Question: I have health insurance through Health Partners of MN and am paying COBRA premiums due to a divorce two months before I was diagnosed with breast cancer. My COBRA is $740.00 per month. Is there any help out there to assist me with that monthly premium?

Ms. Amato: My suggestion would be to get in touch with your local representative—most states have different funds to help patients with specific diagnoses and some will even help with COBRA premiums. These change from state to state; that is why I suggest you get in touch with your local representative for your area who will be able to guide you to any assistance available to you.

Question: I have a Medicare supplement from Humana, and my co-pays have doubled just because it's now 2011. Same treatments, same drugs, same place, same doctor, same Medicare supplement plan but double the co-pays. What can be done about that?

Ms. Amato: There is not really anything you can do about the co-pays a plan requires. Your only option is to shop around and find another supplement plan that offers lower co-pays that are within your budget. There are many plans out there, and they all have to follow the guidelines of what each plan covers. For example, all Part A plans cover the same things, but there are no guidelines as to what the insurance charges for this coverage.

Question: When first diagnosed in Sept 2006, I was underinsured unbeknownst to me. My doctor …. worked with me to get my treatments and surgeries covered under the federal [Breast and Cervical Cancer Treatment Program] (BCCTP). In late 2008, I had phase I of breast reconstruction. Phase II was scheduled, but I had to cancel it because I was severely ill and my blood [was] bad. There was no choice but to postpone the final surgery until I was well. My unfinished breasts cause me much distress. In the meantime, I was declared eligible for [Social Security Disability Insurance] (SSDI) and had to switch to Medicare even though I am 49 yr old. My oncologist says my blood is now good. My secondary illness is in remission, and I want have my breasts finished. My problem is Medicare pays 80 percent, and I am responsible for the other 20 percent. I am single and have gone through all my savings and retirement funding over the past four years. I am in collections since Medicare took over my health coverage. What can I do as I cannot afford to finish my breast reconstruction?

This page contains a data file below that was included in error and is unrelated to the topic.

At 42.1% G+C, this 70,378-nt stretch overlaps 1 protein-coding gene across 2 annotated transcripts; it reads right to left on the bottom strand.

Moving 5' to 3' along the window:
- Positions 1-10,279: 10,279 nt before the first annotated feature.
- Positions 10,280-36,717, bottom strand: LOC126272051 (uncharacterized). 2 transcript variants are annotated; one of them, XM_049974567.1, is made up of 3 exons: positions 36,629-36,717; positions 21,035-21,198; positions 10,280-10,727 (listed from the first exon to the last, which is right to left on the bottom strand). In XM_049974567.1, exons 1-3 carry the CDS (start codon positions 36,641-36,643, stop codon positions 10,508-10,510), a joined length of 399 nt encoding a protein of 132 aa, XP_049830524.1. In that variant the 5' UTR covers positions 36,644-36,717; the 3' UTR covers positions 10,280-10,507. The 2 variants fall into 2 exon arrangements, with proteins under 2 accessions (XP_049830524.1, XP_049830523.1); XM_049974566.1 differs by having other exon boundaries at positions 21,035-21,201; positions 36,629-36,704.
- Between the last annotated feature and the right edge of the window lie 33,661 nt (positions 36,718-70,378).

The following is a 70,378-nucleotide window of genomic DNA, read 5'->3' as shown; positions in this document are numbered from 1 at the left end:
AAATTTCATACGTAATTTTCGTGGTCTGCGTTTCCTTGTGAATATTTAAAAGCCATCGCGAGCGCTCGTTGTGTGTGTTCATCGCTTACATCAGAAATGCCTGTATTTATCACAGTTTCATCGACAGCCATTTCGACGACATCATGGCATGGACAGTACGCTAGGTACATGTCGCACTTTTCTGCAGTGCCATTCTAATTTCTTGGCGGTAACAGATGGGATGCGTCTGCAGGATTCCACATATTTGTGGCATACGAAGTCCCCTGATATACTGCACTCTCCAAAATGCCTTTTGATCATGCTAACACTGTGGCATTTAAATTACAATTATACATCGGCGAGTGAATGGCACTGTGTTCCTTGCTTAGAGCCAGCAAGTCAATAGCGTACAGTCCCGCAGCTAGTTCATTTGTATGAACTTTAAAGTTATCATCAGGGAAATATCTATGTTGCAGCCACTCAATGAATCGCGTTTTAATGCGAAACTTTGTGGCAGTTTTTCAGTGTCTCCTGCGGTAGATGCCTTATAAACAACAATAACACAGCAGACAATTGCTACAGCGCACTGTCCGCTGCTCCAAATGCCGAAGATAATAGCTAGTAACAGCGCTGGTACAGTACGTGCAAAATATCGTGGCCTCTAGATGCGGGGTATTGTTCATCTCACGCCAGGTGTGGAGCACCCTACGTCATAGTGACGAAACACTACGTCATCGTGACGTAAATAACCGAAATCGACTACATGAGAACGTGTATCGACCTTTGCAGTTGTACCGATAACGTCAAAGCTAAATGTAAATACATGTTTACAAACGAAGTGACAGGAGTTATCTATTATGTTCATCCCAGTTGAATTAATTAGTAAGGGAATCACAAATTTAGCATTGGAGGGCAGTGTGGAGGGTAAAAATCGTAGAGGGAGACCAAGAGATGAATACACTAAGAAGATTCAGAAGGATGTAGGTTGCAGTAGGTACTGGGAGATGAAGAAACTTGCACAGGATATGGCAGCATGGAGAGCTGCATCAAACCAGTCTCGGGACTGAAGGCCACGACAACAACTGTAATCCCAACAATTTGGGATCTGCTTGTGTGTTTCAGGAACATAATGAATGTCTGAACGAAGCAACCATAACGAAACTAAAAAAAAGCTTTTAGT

Ms. Amato: BCCTP is a Medicaid program for higher income or working women. You can re-apply to Medicaidinfo-icon with lower income information, and you can use as a secondary insurance. Your second option would be to go to the facility where you had you surgeries and inquire about the Patient Assistance Program for patients who have financial hardships.

Question: I have stage IV inflammatory breast cancer, HER2+. I have had two skin recurrences since my initial diagnosis. I retired on June 4, 2010, after a year on medical leave. I get my disability retirement and [Social Security Disability Insurance] (SSDI). I was also getting a few hundred a month from the [long term disability] (LTD) policy I carried through my employer. I just got a letter from the LTD company, saying that payments are being discontinued because I do not have severe side effects from my medications and that my last PET/CT showed improvement. How do I appeal this?

Ms. Amato: I would call the LTD company and find out the appeal process. You should also review your policy or have the company send you a copy of the benefits that outline this exclusion. I don’t understand how the LTD policy can be cancelled for side effects.You may want to call your former HR department for assistance also.

Question: I have Horizon Blue Cross Blue Shield of New Jersey and have had my appeal denied to obtain the Flexitouch lymphedema system to use at home. I have truncal edema (breast, chest, side, upper arm). What can I do?

Ms. Amato: There is a second level appeal process that you should have been advised of when the first appeal was denied. Also, is the insurance company providing you with options outside the home? If they are, you may not win an appeal because they are providing you with other options. Unless you can support a reason for having therapyinfo-icon in the home, you may not be able to win an appeal.